Why Sororities Are a Problem for Body Image

Women who Stay Connected in Anorexia Recovery

For countless college-aged women across the country, becoming integrated in the “Greek Life” is an essential part of making the transition to campus. Originating as ideal that would promote friendship and camaraderie, sororities were established as a representation of the familial aspect of sisterhood.

There are many potential benefits of joining a sorority, including philanthropy and leadership opportunities, professional development, increased involvement on campus, connecting with new friends and networking.  However, in looking closer at the various aspects connected with sorority life, such as the process of joining, the exclusive nature of sororities, hazing issues, and more, one must ask if the benefits outweigh potential costs.

Sorority Life May Not Be the Cause, But the Trigger

For the young woman who may be vulnerable to body image issues or even developing an eating disorder, it is crucial to be aware of all that is involved in joining a sorority. Far beyond a commitment to sisterhood, sororities can have a negative impact on body image.

While on the surface, sororities offer a sense of community and belonging, at what cost are members joining? How can “rushing” a sorority be hazardous to body image? For women who may have other risk factors that predispose them to poor body image, or who may already be dealing with body insecurities or low self-esteem, some of the traditional practices of sorority communities can be potentially triggering.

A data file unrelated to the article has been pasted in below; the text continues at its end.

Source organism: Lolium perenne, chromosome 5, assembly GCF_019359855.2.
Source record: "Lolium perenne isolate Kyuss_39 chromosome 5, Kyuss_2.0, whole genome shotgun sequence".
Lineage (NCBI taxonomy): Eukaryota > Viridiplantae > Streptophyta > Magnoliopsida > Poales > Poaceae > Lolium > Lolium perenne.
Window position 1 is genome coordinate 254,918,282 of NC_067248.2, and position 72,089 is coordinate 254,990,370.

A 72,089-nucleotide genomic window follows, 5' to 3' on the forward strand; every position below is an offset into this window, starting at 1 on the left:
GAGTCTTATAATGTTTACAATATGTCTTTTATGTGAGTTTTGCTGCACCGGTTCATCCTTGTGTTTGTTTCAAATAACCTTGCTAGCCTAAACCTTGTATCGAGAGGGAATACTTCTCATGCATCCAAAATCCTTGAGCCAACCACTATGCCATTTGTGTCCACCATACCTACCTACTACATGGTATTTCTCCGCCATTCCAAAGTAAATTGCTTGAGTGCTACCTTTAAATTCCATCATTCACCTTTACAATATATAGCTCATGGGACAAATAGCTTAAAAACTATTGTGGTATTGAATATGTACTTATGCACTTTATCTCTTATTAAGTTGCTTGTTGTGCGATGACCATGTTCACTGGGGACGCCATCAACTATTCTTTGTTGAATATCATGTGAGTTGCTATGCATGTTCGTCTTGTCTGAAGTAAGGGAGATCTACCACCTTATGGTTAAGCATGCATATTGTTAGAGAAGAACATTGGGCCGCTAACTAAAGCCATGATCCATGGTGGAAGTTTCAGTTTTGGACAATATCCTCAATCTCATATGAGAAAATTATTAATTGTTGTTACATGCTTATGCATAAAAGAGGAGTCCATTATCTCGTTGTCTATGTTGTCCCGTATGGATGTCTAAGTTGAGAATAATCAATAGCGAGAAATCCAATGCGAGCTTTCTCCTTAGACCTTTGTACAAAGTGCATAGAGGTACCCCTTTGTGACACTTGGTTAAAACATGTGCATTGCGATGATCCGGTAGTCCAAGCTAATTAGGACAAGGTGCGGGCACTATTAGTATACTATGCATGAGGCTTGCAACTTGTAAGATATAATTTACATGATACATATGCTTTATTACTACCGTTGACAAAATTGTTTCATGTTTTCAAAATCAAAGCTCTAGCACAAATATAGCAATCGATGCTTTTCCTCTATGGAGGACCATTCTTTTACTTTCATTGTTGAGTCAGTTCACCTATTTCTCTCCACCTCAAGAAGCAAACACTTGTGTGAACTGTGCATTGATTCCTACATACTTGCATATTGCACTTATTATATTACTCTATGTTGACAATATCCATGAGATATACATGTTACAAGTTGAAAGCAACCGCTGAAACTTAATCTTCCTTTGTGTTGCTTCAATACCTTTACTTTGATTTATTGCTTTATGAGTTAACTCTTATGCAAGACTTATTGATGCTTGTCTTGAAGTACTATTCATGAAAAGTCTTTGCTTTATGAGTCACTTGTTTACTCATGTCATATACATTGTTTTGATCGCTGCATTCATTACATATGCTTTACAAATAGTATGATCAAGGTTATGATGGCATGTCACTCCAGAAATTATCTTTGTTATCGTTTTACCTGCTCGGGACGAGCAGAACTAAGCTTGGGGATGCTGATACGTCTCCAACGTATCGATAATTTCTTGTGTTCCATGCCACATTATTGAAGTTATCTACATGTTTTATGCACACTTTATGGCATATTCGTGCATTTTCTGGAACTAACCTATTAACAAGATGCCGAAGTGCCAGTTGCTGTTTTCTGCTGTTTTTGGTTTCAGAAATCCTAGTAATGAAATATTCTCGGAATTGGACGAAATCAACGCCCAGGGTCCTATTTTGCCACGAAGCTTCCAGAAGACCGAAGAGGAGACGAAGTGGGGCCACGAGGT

The Shame of Rushing

Findings from research have actually linked higher levels of body image disturbance and shame with the recruitment process for joining sororities, termed “rushing”. One research study sought to investigate the impact of sorority rush on body image disturbance by surveying over 100 first-year undergraduate women.

These women were divided into two main groups:

  • Those that went through the recruitment process and joined a sorority
  • Those who did not take part in rush.

Participants completed online questionnaires at four time points, including before rush, a few days into rush, on the day the bids to join were received, and one month after rush [1].

The Findings Behind Research on Sororities

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Overall findings from this study revealed that women who participated in the rushing process had a higher level of body image disturbance compared to those who chose not to rush [1].

Lead researcher of this study also noted that “…becoming a member of a sorority has the potential to exacerbate these variables further,” with new members also showing higher levels of body shame, even after a month the rush process has ended [1].